UCL art students organise creative protest to demand compensation for lack of studios

‘My bedroom studio cost me £9,250K+’

Arts students are calling upon UCL and the Slade School of Fine Art to provide a solution for not having access to studios throughout the 2021 academic year.

A protest with the message “Relocate or Compensate” was organised on Tuesday to demand compensation from UCL in the form of reimbursement or reallocation to alternative studios.

According to protesters, the Slade department had initially promised to provide extended access to studios over the summer, however, this has also since been denied.

Slade students came together to peacefully protest the lack of access to studios

Students of all years protested by collaboratively making banners and placards to re-create the communal environment of an art studio. The banners were later tied to the railings of Slade buildings.

The London Tab spoke to two Fine Art students, Joy and Niamh, about their reasons for protesting.

“Most students are unable to afford studio spaces outside of the university, and many also do not have suitable environments to work in their living spaces,” said Niamh. “This has led to a massive disadvantage that affects grades, productivity and wellbeing.”

Joy explained that, as students of the fine arts, their time is mostly spent in the studio, with very little face-to-face teaching. This has meant that the widely employed online format of teaching this year did not efficiently translate to their creative degrees.

“Despite this, both UCL and Slade have failed to understand the necessity of studio access and we cannot help but feel short-changed by the institution,” continued Joy. “International students have also been completely let down by UCL, paying extortionate fees whilst not having access to essential parts of the course, with no real aid from the department and little pastoral care.”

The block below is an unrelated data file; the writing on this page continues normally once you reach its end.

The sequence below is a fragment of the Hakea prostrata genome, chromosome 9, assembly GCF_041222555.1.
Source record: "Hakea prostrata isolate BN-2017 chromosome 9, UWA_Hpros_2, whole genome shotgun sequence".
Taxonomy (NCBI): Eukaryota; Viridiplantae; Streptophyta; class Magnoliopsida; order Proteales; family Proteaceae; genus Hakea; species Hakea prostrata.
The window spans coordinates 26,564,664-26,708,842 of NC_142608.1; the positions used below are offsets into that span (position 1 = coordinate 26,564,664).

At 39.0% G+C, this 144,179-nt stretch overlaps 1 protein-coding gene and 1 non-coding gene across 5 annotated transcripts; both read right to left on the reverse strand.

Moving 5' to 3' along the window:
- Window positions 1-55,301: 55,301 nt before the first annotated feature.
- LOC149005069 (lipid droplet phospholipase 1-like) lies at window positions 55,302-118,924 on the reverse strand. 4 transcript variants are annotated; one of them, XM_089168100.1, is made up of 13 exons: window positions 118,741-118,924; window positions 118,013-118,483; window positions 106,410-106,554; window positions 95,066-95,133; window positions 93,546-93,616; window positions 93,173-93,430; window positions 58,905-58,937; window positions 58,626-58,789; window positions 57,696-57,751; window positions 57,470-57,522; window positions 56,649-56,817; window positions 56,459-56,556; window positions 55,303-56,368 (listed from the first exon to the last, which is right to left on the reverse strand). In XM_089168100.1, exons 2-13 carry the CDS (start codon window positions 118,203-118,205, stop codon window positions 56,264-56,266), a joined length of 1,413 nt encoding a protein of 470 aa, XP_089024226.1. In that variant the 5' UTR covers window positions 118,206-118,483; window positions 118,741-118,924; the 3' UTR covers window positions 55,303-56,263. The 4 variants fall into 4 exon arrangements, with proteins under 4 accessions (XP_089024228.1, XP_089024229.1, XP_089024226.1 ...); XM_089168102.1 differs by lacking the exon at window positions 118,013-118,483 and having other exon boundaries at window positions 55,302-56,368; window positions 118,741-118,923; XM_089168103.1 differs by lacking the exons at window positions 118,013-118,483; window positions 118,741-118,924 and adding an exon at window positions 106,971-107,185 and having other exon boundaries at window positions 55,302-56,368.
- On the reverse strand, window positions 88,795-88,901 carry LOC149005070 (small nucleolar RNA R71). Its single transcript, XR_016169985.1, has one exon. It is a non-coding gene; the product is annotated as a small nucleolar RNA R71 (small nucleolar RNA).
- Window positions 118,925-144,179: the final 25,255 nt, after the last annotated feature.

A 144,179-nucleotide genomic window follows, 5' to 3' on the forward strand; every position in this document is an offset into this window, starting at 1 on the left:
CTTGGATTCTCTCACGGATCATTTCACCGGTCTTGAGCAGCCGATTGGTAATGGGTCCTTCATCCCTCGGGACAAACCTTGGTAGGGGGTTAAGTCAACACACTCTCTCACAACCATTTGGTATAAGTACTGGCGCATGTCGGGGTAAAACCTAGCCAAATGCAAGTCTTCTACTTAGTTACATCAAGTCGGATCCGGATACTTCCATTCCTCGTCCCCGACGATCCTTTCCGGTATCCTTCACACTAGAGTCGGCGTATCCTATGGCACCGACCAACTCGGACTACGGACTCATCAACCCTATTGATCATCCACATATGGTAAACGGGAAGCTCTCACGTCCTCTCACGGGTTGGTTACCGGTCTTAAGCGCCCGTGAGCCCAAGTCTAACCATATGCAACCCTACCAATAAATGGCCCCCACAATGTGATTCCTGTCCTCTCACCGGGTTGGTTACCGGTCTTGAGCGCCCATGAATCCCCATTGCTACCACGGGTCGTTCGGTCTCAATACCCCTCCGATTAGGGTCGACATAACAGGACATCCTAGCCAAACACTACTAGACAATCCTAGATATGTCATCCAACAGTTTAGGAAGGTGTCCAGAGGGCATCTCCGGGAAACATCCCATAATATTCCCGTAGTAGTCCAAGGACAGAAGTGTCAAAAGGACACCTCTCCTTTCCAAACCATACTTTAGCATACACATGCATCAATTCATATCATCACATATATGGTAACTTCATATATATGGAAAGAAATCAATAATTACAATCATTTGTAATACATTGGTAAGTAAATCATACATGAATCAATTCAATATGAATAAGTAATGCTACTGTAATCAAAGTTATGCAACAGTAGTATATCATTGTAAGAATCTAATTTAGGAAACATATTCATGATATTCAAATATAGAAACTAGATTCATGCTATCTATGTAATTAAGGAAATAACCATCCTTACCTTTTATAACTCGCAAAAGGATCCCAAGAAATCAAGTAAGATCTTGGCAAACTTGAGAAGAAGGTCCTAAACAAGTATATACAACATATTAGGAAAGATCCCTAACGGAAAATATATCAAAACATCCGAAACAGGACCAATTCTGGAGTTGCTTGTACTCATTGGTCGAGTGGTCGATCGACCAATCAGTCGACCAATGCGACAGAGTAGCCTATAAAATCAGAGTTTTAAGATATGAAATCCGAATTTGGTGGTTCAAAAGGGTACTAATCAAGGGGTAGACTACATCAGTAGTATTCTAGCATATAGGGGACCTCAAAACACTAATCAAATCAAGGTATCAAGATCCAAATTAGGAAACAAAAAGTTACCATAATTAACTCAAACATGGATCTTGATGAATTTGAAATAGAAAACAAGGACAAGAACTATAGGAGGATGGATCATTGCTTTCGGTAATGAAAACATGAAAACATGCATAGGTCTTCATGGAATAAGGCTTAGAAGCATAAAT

Slade students are demanding compensation for lost time at studios

Several open letters have been sent to the department of Fine Art, however, according to protesters, no agreement has yet been reached.

The students, who do not receive free art supplies or materials, also demand transparency from Slade “in regard to what our money is actually funding and how this benefits students.”

“In the wake of the Government’s proposed plans for 50 per cent budget cuts to the arts, it is now more evident than ever that we cannot rely on these institutions to support us,” Niamh and Joy told The London Tab. “We would encourage all students, especially those on practical based courses, to check out PAUSE OR PAY UK, who have inspired us to demand more from our university.”

The UK Government has recently proposed a 50 per cent cut to funding for art degrees

In response to the protest, Kieren Reed, Director of the UCL Slade School of Fine Art, said:  “We are sorry to hear about these concerns and I have personally arranged to meet these students next week to better understand the issues raised.

“Most of the Slade staff are artists themselves and therefore fully understand the importance of being able to access space to make art. During this challenging year, we ensured that all on campus students were able to access studio spaces and technical facilities as soon as Government guidance allowed them to do so.

“To ensure all social distancing guidelines were followed, UCL Estates also provided additional studio space in the form of a then empty Halls of Residence and are continuing to work on finding further alternatives should the need arise in the next academic year.

“Throughout this time, the health and wellbeing of our students has been paramount. Both the Slade and UCL provides support services which have been increased and extensively communicated to our students throughout the pandemic.”

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